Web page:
Stereotypes and Stereotyping of Native Americans

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The Stereotyping of Native Americans

Until fairly recently the popular culture of American literature and film did not attempt to study the true representations of Indians in North America. Instead they chose to concentrate on the romanticized/savage version of Native people: which is an idealistic view of a Native with long, beautiful flowing hair riding on a horse obsessed with chanting and praying to the savageness of a rowdy, wild Native causing unnecessary mayhem to the white people. This portrayal of Native people in mass media had led to the stereotyping of Natives, which in turn had ricocheted into real life. Not only do non-natives succumb to these ideals, but Natives do as well.

For the last century these representations of the romanticized/savage Indian has been limited to a non-natives perspective such as the novel Pigs In Heaven, written by Barbara Kingsolver and Dances with Wolves, directed by Kevin Costner. These representations, although done with sincerity, lack the authenticity of being projected by a Native person. As Sherman Alexie, author, director, and producer, states: "Only Indians can write about Indians"(Egan 18). The truth in this quote is that a writer expresses their views with compassion from the heart and talent in their blood. That heart and blood of a Native person is authentic. One cannot duplicate the heartache and negativity that a Native person has endured such as alcoholism and poverty. A Native writer such as Alexie understands this concept because he has lived on the Reservation and has dealt with such issues and the negative ideals that a Native sometimes represents. In response to Alexie's work, Shadowcatcher Entertainment producer, Scott Rosenfelt, states: "What f...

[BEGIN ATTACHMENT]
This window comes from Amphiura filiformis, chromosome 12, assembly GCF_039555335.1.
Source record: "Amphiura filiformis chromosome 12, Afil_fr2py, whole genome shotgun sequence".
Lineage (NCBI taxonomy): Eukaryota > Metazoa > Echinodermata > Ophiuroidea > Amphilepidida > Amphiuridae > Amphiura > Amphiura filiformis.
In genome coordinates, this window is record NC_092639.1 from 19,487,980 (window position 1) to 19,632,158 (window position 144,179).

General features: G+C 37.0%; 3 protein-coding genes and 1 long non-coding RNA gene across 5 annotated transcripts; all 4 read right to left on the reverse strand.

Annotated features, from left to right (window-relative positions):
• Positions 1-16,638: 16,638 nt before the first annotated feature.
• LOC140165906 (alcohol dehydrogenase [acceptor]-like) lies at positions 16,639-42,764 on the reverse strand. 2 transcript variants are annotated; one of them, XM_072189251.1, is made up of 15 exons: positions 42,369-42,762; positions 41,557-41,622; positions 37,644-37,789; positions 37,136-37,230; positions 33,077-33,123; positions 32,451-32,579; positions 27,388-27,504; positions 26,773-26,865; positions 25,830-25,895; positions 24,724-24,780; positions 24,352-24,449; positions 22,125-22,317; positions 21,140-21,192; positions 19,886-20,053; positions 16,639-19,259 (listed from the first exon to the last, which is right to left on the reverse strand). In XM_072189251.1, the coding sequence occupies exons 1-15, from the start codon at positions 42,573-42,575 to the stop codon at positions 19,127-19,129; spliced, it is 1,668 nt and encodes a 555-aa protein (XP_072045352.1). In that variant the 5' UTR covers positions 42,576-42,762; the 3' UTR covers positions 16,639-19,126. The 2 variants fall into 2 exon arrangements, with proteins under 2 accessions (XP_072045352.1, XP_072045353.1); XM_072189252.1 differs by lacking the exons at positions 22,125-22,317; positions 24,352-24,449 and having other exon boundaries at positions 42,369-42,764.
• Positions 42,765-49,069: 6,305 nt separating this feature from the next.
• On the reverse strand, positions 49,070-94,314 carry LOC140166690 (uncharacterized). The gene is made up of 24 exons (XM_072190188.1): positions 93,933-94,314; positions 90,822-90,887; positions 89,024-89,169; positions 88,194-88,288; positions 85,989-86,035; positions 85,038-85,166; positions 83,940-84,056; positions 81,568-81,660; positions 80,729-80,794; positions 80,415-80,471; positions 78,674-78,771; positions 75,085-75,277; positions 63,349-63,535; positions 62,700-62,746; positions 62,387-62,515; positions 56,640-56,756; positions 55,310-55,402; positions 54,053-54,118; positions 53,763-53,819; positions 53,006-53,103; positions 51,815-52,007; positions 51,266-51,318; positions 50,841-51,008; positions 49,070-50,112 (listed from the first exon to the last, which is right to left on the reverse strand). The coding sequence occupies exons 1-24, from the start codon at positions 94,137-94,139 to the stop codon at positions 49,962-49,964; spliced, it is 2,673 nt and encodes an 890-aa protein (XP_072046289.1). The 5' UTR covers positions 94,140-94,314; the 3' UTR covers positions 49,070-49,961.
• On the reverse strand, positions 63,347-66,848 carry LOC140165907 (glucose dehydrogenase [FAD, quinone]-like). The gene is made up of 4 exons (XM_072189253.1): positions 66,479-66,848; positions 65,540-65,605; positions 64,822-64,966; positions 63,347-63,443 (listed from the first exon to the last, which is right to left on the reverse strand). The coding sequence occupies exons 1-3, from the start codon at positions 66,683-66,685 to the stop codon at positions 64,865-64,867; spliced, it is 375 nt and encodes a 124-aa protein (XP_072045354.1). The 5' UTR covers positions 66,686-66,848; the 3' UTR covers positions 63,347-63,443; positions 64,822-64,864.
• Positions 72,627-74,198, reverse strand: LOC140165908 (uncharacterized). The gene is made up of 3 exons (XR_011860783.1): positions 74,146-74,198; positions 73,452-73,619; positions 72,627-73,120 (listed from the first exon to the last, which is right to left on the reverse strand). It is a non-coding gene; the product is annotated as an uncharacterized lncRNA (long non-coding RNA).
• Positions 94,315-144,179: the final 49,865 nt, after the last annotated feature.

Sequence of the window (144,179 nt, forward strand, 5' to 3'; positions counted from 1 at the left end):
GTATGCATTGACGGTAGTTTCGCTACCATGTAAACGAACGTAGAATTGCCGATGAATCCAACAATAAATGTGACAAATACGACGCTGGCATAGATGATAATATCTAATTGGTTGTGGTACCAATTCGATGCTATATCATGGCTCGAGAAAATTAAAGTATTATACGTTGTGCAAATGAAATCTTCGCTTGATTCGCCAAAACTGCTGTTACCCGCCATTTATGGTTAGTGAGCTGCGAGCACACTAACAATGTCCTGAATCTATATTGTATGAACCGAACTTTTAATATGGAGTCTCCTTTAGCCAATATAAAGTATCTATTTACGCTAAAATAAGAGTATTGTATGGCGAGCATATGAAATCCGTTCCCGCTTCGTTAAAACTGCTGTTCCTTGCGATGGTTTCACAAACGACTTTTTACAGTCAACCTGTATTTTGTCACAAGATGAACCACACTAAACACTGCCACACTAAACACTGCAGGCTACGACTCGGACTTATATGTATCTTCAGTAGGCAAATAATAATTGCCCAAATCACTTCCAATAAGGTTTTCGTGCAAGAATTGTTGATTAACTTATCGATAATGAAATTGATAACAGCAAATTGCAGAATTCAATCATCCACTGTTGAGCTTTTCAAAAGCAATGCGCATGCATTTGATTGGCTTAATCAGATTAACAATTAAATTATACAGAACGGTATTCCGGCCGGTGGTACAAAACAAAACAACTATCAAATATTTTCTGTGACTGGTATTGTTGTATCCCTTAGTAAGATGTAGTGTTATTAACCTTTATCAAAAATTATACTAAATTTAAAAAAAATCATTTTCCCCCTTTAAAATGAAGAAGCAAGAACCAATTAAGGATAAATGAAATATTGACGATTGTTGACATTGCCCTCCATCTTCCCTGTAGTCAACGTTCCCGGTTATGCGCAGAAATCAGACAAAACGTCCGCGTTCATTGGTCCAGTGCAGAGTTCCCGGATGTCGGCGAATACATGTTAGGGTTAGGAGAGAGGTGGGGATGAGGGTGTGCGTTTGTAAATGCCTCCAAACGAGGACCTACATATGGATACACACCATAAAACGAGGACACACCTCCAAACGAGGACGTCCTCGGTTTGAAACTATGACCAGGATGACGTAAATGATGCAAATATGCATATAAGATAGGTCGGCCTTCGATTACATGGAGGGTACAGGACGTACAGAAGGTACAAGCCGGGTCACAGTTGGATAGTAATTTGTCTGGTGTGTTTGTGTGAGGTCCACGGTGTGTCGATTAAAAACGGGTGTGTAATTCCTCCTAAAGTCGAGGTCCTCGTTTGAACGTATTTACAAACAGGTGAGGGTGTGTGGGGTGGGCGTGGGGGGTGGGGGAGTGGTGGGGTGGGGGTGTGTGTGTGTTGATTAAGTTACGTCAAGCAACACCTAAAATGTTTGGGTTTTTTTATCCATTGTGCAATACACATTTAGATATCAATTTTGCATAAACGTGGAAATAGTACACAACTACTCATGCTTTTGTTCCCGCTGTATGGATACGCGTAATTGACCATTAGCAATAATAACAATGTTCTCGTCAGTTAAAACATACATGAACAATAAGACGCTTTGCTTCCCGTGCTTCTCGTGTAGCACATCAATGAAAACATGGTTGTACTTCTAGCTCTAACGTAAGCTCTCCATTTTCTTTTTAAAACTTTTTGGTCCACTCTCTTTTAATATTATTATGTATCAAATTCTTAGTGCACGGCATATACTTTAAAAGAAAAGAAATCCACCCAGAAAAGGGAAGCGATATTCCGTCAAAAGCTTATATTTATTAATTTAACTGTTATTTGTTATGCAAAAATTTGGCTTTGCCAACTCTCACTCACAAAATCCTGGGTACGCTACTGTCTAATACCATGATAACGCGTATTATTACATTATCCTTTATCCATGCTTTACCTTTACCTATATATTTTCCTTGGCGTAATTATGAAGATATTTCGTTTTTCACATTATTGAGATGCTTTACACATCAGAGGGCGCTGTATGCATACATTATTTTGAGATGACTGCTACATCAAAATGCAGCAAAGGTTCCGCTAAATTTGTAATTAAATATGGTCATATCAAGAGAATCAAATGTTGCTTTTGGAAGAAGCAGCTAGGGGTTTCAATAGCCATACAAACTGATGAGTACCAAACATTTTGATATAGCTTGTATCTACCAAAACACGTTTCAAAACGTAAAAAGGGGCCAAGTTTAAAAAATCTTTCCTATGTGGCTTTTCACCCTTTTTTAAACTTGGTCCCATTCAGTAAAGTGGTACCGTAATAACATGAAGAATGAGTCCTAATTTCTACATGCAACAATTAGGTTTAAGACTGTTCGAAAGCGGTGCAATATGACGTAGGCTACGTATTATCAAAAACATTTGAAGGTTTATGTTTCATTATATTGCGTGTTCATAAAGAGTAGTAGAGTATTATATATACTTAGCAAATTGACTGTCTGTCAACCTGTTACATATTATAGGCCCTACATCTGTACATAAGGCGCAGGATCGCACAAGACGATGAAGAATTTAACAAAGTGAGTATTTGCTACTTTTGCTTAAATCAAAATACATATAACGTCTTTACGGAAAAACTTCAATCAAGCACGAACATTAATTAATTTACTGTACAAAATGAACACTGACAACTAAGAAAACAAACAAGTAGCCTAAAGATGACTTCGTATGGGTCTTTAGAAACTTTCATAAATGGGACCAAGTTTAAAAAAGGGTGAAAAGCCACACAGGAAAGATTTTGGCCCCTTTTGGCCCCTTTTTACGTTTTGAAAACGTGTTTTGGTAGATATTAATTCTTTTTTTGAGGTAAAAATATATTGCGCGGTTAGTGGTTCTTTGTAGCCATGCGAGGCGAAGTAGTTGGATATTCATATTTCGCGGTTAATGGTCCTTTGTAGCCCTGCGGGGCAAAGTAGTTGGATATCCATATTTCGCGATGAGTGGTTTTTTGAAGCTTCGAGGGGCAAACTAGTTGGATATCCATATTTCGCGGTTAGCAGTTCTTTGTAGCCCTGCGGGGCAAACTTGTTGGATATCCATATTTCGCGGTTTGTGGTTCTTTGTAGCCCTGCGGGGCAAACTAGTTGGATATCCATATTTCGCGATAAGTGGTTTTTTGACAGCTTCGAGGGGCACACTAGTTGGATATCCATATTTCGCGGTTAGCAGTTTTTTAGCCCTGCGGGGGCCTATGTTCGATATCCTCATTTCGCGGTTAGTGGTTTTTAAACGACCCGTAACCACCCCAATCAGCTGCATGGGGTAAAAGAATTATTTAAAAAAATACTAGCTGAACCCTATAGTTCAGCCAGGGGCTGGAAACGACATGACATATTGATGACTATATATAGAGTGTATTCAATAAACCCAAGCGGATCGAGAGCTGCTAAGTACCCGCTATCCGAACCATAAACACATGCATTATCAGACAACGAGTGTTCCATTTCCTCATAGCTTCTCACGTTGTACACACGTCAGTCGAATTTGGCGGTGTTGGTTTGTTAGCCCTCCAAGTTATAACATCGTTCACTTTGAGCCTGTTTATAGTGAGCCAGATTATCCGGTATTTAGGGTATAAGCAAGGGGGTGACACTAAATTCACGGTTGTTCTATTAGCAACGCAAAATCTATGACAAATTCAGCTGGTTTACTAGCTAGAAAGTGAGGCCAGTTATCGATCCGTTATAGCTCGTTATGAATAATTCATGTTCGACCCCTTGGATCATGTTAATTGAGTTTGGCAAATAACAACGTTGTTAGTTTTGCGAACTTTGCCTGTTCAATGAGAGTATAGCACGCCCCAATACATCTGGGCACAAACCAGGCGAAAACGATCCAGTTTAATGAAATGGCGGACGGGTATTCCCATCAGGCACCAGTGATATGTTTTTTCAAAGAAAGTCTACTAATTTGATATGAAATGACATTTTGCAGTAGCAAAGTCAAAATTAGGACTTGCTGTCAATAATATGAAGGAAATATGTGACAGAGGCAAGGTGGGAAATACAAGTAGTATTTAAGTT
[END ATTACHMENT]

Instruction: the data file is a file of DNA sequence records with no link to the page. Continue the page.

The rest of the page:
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.... The contribution of these Native writers shatters the barrier of placing Native people in a particular mold, a mold that represents the "cookie-cutter" Native. They are responding positively to the modernistic Native and negatively to the "cookie-cutter" version that Hollywood portrays.

WORKS CITED

Alexie, Sherman. Reservation Blues. New York, NY. Atlantic Monthly Press.

1995. 306.

Egan, Timothy. "An Indian Without Reservations: An Interview with Sherman Alexie." New York Times Magazine. 1998.

Eyre, Chris. Smoke Signals. Shadowcatcher Entertainment. Enit Inc. 1998.

Morris, Irvin. From The Glittering World. Norman, Oklahoma. University of Oklahoma Press. 1997.257.

Morris, Irvin. "Reference: From The Glittering World." E-mail Interview. 2000.

Welch, James. The Indian Lawyer. New York. Penguin Books. 1990. 349.
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